One day Peter and John were going up to the temple at the time of prayer—at three in the afternoon. Now a man who was lame from birth was being carried to the temple gate called Beautiful, where he was put every day to beg from those going into the temple courts. When he saw Peter and John about to enter, he asked them for money. Peter looked straight at him, as did John. Then Peter said, “Look at us!” So the man gave them his attention, expecting to get something from them. Then Peter said, “Silver or gold I do not have, but what I do have I give you. In the name of Jesus Christ of Nazareth, walk.” Taking him by the right hand, he helped him up, and instantly the man’s feet and ankles became strong. He jumped to his feet and began to walk. Then he went with them into the temple courts, walking and jumping, and praising God. When all the people saw him walking and praising God, they recognized him as the same man who used to sit begging at the temple gate called Beautiful, and they were filled with wonder and amazement at what had happened to him.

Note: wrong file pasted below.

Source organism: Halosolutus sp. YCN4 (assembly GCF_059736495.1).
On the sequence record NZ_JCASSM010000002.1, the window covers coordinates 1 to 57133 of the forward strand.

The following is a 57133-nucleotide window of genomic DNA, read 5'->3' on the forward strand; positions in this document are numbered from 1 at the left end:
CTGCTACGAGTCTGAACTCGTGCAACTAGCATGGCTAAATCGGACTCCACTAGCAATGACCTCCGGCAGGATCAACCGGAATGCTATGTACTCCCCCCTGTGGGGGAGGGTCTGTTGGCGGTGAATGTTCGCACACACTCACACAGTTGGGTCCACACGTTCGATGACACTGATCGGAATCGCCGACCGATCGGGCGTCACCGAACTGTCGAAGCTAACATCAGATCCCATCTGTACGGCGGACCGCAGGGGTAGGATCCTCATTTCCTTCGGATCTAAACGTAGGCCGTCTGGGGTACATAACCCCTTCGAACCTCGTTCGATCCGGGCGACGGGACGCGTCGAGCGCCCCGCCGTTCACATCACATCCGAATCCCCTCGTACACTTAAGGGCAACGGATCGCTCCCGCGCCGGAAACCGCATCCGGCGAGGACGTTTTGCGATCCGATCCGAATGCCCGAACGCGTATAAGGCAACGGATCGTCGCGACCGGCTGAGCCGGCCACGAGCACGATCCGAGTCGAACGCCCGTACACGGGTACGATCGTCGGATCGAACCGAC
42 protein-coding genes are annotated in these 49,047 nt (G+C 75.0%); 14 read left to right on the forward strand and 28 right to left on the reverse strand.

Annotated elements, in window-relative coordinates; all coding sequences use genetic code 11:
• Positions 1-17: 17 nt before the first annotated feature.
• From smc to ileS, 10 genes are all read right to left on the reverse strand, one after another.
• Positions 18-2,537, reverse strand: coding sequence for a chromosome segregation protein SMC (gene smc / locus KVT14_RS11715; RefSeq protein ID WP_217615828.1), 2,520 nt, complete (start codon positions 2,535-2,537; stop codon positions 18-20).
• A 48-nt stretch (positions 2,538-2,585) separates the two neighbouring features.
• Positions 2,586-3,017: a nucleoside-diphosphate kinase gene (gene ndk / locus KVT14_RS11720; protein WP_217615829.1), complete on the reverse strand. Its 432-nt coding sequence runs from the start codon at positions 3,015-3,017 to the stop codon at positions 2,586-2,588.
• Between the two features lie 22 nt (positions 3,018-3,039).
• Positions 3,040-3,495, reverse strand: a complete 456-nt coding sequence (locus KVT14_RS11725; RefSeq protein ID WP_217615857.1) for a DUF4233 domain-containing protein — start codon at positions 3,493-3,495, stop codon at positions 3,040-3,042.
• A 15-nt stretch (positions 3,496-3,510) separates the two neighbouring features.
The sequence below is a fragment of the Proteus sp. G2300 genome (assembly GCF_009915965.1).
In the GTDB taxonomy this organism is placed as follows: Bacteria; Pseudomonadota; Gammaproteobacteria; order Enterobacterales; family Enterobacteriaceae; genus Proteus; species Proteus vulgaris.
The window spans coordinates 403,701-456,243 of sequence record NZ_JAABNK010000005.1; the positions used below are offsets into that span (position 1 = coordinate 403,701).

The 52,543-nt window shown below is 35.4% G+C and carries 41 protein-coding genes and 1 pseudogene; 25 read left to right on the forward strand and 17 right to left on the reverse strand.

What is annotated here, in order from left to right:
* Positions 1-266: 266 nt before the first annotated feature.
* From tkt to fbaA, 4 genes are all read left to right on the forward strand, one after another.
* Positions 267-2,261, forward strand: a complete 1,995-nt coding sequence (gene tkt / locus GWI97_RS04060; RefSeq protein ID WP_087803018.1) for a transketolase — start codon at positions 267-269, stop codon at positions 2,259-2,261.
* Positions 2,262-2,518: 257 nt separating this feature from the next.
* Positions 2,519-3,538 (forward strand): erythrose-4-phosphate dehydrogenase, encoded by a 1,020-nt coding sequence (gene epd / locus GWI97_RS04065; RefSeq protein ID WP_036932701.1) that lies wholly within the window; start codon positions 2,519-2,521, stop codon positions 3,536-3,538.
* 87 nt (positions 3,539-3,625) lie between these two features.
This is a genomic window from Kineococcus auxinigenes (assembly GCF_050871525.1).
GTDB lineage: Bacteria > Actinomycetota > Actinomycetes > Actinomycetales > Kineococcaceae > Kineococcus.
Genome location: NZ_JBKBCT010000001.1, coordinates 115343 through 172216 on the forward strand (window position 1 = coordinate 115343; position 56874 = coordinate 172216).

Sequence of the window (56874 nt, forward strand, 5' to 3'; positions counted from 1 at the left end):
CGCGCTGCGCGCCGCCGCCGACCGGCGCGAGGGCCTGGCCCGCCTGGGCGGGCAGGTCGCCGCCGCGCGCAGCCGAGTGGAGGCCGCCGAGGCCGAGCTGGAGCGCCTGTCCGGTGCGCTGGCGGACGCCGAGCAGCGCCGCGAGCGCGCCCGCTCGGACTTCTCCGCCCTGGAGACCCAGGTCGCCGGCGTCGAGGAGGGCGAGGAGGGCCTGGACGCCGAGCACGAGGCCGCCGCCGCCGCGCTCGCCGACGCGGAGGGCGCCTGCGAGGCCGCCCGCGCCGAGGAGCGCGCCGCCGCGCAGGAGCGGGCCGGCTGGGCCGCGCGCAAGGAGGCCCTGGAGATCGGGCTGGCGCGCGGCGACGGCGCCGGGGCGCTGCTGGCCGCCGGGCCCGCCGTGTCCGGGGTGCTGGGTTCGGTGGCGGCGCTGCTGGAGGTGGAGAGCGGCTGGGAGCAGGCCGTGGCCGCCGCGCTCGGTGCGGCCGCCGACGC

Peter Speaks to the Onlookers:
While the man held on to Peter and John, all the people were astonished and came running to them in the place called Solomon’s Colonnade. When Peter saw this, he said to them: “Fellow Israelites, why does this surprise you? Why do you stare at us as if by our own power or godliness we had made this man walk? The God of Abraham, Isaac and Jacob, the God of our fathers, has glorified his servant Jesus. You handed him over to be killed, and you disowned him before Pilate, though he had decided to let him go. You disowned the Holy and Righteous One and asked that a murderer be released to you. You killed the author of life, but God raised him from the dead. We are witnesses of this. By faith in the name of Jesus, this man whom you see and know was made strong. It is Jesus’ name and the faith that comes through him that has completely healed him, as you can all see.